“They said it’s the most successful single item they’ve ever promoted,” said Northwestern regional sales manager Scott Severson. “In ads, it was shown with slicing guides and Panasonic machines. It is the only [stamped] Avante Garde product they carry and they sold out of the first order within a week.”

J.A. Henckels has also targeted the bread craze, having incorporated its Four Star and Professional S 8 inch bread knives in sets. Each set also includes a 5 inch utility knife for slicing bagels, said national sales manager Howard Ammerman.

Cooking for friends gets Hamilton juiced

We’d like to peek inside Khanh Hamilton’s kitchen gadget drawer in a few months to see if it’s still meticulously organized or has fallen into confusing disarray, as these catch-all spots are prone to do. Hamilton gets a pass. She and her husband, Neil, are still unpacking boxes at their new rural Waukee home, built to replace the one destroyed in a 2004 fire.

The Hamiltons helped reclaim Central Iowa dining tables from a fast food, eat on the go culture by starting a local Slow Food U.S.A.“convivium” (a derivative of the word “convivial,” for those not indoctrinated in the ways of Slow Food, defined as a fondness for feasting, drinking and good company). With all that emphasis on food as a unifying force, you might expect a kitchen drawer full of sophisticated gadgetry that would make Emeril’s kitchen look barren by comparison.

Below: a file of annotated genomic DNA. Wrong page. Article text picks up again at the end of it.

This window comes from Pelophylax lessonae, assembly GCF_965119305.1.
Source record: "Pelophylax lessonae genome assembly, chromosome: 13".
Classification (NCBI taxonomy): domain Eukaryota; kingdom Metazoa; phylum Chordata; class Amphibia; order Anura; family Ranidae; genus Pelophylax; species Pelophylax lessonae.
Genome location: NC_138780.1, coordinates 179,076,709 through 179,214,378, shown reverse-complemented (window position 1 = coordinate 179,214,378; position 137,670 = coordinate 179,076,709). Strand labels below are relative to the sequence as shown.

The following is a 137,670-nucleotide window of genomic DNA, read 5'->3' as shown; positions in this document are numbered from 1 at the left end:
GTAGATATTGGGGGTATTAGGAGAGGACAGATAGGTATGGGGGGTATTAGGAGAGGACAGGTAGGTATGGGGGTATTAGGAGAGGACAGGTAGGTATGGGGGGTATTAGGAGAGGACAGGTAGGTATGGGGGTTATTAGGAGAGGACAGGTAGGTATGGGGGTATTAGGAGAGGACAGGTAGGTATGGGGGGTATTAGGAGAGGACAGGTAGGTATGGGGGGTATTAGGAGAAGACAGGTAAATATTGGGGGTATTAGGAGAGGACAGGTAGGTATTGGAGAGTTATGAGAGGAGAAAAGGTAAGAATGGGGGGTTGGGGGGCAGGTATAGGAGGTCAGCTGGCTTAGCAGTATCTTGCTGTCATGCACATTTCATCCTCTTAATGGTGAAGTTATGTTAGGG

Instead, Hamilton pulls out a wooden reamer, a cousin to the more common juicer that, as its name implies, obliterates the pulp and squeezes every last drop of juice from a lemon or lime. Her friend Jo Ghrist gave it to her four years ago, and it was among the items rescued from the smoldering remains of Hamilton’s former kitchen. One side of the device is darker than the other due to smoke damage, but it’s still functional and absolutely essential, according to Hamilton. “Everyone needs on of these,” she says, twisting and turning it in a halved lime.

Nestled between an assortment of knives, shears and bamboo chopsticks is a “church key” that is, an old-fashioned bottle opener with an oval shaped end that resembles an ornate key to a massive door. Dark stains on its handle also reveal its pre-fire life. Hamilton explains it was salvaged because “it’s hard to find a really good church key.”

This one was found in Reno, Nev., or so the inscription on the handle says. “When Nell travels, he picks up things,” she says, speaking in a universal language that wives everywhere understand.

And, according to Hamilton, her husband doesn’t throw away much either, a trait betrayed by a wine cork that rolls to the front of the gadget drawer by the sink when it’s opened. She goes along with saving a few corks as stoppers for bottles she fills with vinegar water and fruit, but a humorous smile with a trace of exasperation reveals this area where couples don’t always see eye to eye. “I think he never threw away anything in his life,” she says, pulling from the back of the drawer a pastry brush made useless by its broken handle and then correcting herself. “But I do it, too.”